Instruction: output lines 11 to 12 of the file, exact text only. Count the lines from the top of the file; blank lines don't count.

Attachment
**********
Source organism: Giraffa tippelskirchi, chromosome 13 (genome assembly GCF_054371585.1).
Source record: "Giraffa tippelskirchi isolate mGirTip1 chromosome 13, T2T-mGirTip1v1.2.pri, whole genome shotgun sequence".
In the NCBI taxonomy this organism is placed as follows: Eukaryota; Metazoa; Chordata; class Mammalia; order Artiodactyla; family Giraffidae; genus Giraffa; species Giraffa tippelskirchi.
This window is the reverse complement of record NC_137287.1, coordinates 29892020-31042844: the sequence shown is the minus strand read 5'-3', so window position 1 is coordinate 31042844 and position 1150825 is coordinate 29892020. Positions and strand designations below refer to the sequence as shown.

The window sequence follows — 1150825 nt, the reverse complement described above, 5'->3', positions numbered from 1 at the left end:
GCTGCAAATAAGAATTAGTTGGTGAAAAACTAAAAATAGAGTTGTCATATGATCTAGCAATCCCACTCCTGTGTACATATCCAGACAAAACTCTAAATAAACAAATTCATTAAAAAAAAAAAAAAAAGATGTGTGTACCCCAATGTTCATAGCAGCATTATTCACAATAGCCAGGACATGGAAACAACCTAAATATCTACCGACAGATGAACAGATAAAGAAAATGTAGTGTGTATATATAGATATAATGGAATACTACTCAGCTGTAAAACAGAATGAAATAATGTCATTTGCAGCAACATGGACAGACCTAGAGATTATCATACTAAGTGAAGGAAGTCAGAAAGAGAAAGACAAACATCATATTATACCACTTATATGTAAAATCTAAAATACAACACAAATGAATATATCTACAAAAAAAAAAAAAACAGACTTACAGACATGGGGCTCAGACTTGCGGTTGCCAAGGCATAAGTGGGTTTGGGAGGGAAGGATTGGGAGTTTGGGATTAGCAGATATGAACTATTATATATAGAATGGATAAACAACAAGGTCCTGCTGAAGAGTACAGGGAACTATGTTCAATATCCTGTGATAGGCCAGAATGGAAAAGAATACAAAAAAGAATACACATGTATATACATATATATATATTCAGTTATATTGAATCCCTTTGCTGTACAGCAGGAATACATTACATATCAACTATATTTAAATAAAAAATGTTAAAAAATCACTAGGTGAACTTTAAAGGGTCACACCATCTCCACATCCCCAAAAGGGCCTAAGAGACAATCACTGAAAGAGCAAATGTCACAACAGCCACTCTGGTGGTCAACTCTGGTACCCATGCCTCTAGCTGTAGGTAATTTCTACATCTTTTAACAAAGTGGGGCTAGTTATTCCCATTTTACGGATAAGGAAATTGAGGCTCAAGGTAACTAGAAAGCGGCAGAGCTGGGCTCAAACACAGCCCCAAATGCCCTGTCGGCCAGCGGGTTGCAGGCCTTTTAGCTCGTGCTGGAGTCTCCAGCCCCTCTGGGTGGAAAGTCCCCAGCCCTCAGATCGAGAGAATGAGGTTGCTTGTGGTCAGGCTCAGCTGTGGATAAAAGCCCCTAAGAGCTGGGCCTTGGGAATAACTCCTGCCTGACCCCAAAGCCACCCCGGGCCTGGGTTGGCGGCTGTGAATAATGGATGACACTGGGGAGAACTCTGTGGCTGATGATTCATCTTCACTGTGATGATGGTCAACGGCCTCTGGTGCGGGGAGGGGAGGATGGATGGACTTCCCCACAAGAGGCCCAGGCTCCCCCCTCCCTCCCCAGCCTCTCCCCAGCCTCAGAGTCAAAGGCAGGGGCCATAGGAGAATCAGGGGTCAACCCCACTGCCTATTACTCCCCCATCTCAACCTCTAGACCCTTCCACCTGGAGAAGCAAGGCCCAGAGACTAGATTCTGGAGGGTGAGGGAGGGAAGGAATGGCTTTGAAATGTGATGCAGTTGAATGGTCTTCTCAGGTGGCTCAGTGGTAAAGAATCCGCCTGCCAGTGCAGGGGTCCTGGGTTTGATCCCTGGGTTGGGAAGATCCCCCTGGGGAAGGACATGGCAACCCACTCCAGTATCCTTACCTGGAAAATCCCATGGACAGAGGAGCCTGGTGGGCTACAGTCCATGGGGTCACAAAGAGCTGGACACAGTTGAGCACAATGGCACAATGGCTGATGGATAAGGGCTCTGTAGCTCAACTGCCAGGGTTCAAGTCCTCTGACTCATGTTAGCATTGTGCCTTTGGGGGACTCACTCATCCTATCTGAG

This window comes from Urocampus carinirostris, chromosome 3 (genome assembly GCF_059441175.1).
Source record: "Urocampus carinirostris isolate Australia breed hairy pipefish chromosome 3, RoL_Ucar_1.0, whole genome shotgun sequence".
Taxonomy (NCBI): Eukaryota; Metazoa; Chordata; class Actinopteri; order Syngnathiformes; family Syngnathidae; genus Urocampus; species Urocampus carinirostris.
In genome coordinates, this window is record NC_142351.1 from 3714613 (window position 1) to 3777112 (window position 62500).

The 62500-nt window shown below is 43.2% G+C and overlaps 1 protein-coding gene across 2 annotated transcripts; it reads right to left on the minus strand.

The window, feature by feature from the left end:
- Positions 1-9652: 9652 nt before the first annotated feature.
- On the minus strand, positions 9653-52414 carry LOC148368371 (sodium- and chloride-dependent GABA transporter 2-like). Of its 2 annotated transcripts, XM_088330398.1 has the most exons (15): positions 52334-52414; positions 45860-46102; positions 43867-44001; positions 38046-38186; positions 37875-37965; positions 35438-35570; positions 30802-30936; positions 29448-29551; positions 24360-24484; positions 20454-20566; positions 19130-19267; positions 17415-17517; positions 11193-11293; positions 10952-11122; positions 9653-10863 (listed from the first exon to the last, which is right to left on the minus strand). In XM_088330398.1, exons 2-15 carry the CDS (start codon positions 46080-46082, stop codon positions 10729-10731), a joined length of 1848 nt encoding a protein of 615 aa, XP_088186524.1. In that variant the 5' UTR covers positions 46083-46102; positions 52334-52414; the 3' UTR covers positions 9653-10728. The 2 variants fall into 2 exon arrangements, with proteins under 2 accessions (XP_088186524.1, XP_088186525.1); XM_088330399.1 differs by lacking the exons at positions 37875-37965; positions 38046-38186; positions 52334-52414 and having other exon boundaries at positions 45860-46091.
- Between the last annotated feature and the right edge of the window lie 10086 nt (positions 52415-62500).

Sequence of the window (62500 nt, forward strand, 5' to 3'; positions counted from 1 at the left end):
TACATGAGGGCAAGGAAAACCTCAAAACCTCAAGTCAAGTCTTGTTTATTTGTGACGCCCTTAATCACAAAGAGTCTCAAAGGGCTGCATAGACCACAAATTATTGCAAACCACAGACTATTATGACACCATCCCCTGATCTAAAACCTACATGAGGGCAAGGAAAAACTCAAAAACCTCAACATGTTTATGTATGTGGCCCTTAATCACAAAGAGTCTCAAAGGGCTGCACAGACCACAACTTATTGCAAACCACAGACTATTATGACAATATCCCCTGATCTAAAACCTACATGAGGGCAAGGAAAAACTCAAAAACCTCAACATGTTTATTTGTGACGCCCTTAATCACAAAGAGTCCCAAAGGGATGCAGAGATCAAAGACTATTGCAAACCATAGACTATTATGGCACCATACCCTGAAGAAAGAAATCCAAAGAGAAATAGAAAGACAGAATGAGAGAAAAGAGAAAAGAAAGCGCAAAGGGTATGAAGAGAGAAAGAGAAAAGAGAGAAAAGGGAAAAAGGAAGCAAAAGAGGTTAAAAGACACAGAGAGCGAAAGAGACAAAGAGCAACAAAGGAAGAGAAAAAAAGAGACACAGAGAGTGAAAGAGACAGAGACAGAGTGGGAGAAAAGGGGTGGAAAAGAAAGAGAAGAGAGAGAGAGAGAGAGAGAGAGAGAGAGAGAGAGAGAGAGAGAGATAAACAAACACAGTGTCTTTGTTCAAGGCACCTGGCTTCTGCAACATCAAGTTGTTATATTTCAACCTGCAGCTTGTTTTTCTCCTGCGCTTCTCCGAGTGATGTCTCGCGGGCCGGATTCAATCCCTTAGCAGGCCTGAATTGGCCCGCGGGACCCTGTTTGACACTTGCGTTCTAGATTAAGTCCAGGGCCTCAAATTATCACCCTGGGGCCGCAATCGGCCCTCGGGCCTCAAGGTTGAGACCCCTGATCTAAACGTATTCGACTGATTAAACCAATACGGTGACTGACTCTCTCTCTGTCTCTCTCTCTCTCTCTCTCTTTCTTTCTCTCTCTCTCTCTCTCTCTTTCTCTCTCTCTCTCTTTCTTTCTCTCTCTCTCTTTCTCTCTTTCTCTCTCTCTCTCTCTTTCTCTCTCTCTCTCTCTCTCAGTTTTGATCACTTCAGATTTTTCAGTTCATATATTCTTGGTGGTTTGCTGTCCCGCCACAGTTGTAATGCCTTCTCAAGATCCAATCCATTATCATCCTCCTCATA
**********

The 62500-nt window shown below is 43.2% G+C and overlaps 1 protein-coding gene across 2 annotated transcripts; it reads right to left on the minus strand.

The window, feature by feature from the left end: